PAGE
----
Alterations to the UK’s gambling laws have been tabled that will see drastic changes to the way bookmakers operate. The exact details are not yet know but John Penrose, Minister for Tourism and Heritage for the Department of Culture, Media and Sport announced the plans to parliament yesterday evening. The changes will have a huge impact on anyone operating out of another jurisdiction and thus not holding a UK Gambling Commission license.
Penrose said, “We are intending to move as fast as we can towards a system which will fix the problem of offshore betting. We plan to move to a system which will switch away from the current organisation which has driven many bookmakers offshore.”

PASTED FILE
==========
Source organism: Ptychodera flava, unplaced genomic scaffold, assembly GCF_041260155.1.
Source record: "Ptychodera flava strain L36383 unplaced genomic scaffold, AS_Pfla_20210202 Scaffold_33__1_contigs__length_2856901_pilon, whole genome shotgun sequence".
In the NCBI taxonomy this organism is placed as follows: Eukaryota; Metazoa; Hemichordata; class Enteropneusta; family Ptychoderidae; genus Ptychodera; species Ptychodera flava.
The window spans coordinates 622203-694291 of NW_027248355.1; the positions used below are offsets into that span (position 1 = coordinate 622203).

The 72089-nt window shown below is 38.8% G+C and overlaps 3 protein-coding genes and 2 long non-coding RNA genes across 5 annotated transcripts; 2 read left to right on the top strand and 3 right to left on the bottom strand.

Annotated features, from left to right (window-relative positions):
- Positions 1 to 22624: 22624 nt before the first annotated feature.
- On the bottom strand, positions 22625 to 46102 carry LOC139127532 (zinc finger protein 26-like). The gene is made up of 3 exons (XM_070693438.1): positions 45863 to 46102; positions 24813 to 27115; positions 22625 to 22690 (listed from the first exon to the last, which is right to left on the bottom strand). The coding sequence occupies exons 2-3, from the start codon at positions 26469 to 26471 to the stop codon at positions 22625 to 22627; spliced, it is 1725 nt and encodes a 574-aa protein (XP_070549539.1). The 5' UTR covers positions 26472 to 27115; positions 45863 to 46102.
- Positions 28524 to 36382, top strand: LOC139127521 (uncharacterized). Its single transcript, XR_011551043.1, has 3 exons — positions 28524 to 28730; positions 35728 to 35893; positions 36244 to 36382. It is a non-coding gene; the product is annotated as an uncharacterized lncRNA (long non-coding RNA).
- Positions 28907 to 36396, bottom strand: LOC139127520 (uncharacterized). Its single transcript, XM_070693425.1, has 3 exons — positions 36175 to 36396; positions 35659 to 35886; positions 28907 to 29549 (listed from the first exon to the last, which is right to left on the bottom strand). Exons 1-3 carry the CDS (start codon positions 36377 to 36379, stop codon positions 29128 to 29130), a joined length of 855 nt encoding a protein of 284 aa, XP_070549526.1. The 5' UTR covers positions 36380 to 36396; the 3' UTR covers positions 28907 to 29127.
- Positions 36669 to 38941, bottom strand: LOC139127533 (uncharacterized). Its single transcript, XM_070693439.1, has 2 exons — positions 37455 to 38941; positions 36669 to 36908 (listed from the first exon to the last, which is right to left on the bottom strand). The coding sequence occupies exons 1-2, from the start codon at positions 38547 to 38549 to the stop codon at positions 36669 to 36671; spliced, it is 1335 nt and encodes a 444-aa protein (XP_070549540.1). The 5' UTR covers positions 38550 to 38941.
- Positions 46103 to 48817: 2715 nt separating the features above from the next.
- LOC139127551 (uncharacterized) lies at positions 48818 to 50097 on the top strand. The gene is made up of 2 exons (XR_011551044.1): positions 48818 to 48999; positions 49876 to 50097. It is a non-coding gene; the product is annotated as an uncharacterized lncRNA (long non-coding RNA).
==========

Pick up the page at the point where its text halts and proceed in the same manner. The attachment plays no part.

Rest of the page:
The new plans have been prompted by both the events that took place on Black Friday and the fact that a new funding system for racing has been yearned after for some time. In respect of the racing industry, there will be a new system that requires a license fee to be paid by any firm taking bets on racing. This extends to all gaming activities and will be paid by all firms based outside of the UK.
Penrose added, “Anybody based anywhere in the world who wants to sell gambling services to any consumer based in the U.K. will, in future, have to have a Gambling Commission license.”
Matthew Hancock MP called yesterday’s debate after the Conservative MP had become concerned at the drop in betting duty that had been collected by the UK. After the debate, he said, “The government has announced it’s bringing the gambling industry onshore. Where the person is putting the bet on is what will matter, not where the company is based.”
Companies without a clear and coherent plan will be caught out by this new regime and as we’ve pointed out already there could be a lot of after effects from whatever is decided.